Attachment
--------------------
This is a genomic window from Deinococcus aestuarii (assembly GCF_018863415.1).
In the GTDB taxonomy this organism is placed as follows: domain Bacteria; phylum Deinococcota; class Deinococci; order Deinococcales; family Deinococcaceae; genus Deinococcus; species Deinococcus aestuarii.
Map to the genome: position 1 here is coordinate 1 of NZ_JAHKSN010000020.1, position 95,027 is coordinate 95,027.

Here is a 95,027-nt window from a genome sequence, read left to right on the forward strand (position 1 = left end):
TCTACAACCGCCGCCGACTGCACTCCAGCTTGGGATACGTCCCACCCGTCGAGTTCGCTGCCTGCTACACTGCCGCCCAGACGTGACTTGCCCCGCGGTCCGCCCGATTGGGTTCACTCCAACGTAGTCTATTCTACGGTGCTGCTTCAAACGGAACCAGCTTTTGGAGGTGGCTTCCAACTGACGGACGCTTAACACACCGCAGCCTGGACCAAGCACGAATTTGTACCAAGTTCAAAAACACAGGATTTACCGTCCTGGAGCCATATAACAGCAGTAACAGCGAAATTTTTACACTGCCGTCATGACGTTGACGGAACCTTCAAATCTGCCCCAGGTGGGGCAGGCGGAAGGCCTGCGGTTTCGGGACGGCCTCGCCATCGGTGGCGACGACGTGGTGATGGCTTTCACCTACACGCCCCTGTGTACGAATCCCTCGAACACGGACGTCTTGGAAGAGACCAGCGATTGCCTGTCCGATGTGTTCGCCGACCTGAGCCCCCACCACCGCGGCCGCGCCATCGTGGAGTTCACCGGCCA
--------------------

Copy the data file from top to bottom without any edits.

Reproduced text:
This is a genomic window from Deinococcus aestuarii (assembly GCF_018863415.1).
In the GTDB taxonomy this organism is placed as follows: domain Bacteria; phylum Deinococcota; class Deinococci; order Deinococcales; family Deinococcaceae; genus Deinococcus; species Deinococcus aestuarii.
Map to the genome: position 1 here is coordinate 1 of NZ_JAHKSN010000020.1, position 95,027 is coordinate 95,027.

Here is a 95,027-nt window from a genome sequence, read left to right on the forward strand (position 1 = left end):
TCTACAACCGCCGCCGACTGCACTCCAGCTTGGGATACGTCCCACCCGTCGAGTTCGCTGCCTGCTACACTGCCGCCCAGACGTGACTTGCCCCGCGGTCCGCCCGATTGGGTTCACTCCAACGTAGTCTATTCTACGGTGCTGCTTCAAACGGAACCAGCTTTTGGAGGTGGCTTCCAACTGACGGACGCTTAACACACCGCAGCCTGGACCAAGCACGAATTTGTACCAAGTTCAAAAACACAGGATTTACCGTCCTGGAGCCATATAACAGCAGTAACAGCGAAATTTTTACACTGCCGTCATGACGTTGACGGAACCTTCAAATCTGCCCCAGGTGGGGCAGGCGGAAGGCCTGCGGTTTCGGGACGGCCTCGCCATCGGTGGCGACGACGTGGTGATGGCTTTCACCTACACGCCCCTGTGTACGAATCCCTCGAACACGGACGTCTTGGAAGAGACCAGCGATTGCCTGTCCGATGTGTTCGCCGACCTGAGCCCCCACCACCGCGGCCGCGCCATCGTGGAGTTCACCGGCCA